Teachers in the education system have the responsibility of formulating learning goals for students. In addition, faculty members use learning activities and appropriate learning strategies to assess students by evaluating learning outcomes.

Doesn't that sound dry and impersonal?

Who decides whether or not the learning strategies are appropriate for each child? Faculty members and policymakers, unfortunately. Not even teachers have much freedom in the classroom.

Juliet agrees and says, "that's what is missing to a large extent from the education system is that teachers don't have that freedom to be able to do more for the individual child."

Instead, students are sent for assessments by teachers and are often considered disordered. But Naomi says we can't assess students in isolation. Instead, we should consider the interaction between the environment and the learner's needs.

"Before leaping to say these children are disordered, they've got something wrong with them; we should be saying, let's look at this child and the environment together, and let's think about whether we can change the environment so that the child can flourish."

Everyone Learns Differently

As a psychologist, Naomi is familiar with the restrictions within the classroom when it comes to individual learning needs.

Another psychologist, Mary Boyle, explained the 'Brain or Blame' idea and its relation to learning. In our society, there are two options if you don't fit in or aren't coping. Either your brain is at fault, the idea that psychologists use often, or you are to blame. Schools like to blame students first before considering it might be a problem with their brains.

But is it really either of these things?

"How about we step back from this brain or blame thing because neither of these options is good, really. Because I don't think there is anything wrong with most of these kids' brains, I just think they don't fit into a very rigid system that requires them to do certain things at certain times. So I don't think development works like that, and I don't think neurodevelopment works like that." - Naomi Fisher.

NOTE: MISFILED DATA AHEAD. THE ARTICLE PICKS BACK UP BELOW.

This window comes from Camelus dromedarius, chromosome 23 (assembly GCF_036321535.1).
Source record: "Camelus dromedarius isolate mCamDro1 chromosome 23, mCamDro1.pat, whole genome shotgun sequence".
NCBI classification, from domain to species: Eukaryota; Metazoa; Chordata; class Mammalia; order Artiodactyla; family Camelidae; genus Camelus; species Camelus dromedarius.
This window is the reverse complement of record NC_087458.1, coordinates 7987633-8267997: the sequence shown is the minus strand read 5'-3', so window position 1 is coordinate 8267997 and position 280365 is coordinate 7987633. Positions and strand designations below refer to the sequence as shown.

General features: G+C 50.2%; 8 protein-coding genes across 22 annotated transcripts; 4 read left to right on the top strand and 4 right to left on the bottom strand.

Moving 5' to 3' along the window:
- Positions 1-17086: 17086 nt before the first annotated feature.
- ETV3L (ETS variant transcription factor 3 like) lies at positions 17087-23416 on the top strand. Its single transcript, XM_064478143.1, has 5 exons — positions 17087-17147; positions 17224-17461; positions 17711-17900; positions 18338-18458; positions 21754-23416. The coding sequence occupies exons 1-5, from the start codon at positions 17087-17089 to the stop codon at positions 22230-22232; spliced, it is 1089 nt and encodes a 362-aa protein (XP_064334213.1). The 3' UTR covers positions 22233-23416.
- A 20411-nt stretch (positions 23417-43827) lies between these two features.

A neurodiverse, self-directed learner can learn self-regulation and use a process of learning that meets their own learning needs. They have the freedom to take responsibility for their learning and adapt the learning task to suit them. What a gift to allow students the opportunity to find joy in the learning process rather than feeling stifled and misunderstood.

The Power of Intrinsic Motivation

Juliet describes intrinsic motivation aptly when she says, "the child is the one who needs to do the learning. We can't put the learning into them. We can't put anything into them unless they want it."

So many parents are worried that their kids won't learn if they take them out of school. But are they learning in school?

When evaluating learning outcomes and new learning, schools have a standard formula—test, test, test.

Exams and tests are the standard way teachers test the knowledge of their learners but are they really the best way to assess learning? For example, how can an exam show the problem-solving ability of learners or capture their enthusiasm for a subject?

It can't.

"When we start testing young people and children, what we do is we shift the emphasis from the learning to the outcome." - Naomi Fisher.

This shifts the focus of the learners' motivation from internal to external. When learning comes from external motivation, the learning and the motivation of learners decrease.

Why Is Internal Motivation Important?

Internal motivation is crucial for meaningful learning.

How often have you learned something as an adult because you enjoyed it and were genuinely interested in what you were learning?

Learning is so much more than the acquisition of knowledge. It is a process learners can use to develop skills and learn about themselves and their world.

Naomi says that external motivation means "young people choose the things they do because they want to do well in the exams rather than because they want to learn about something."

Learners miss out on the opportunity to develop and grow when they feel like they are not in control of their own learning.

How Becoming a Self-directed Learner Can Change Everything

Encouraging your child to become a self-directed learner could be the best thing you ever do. Self-directed learning not only allows your child to become independent and autonomous, but it helps them learn how to learn.

We don't stop learning when we leave school. We probably learn more as adults when we choose to follow our interests. Lifelong learning should be the goal, and allowing kids self-direction means they can fully engage with the learning process.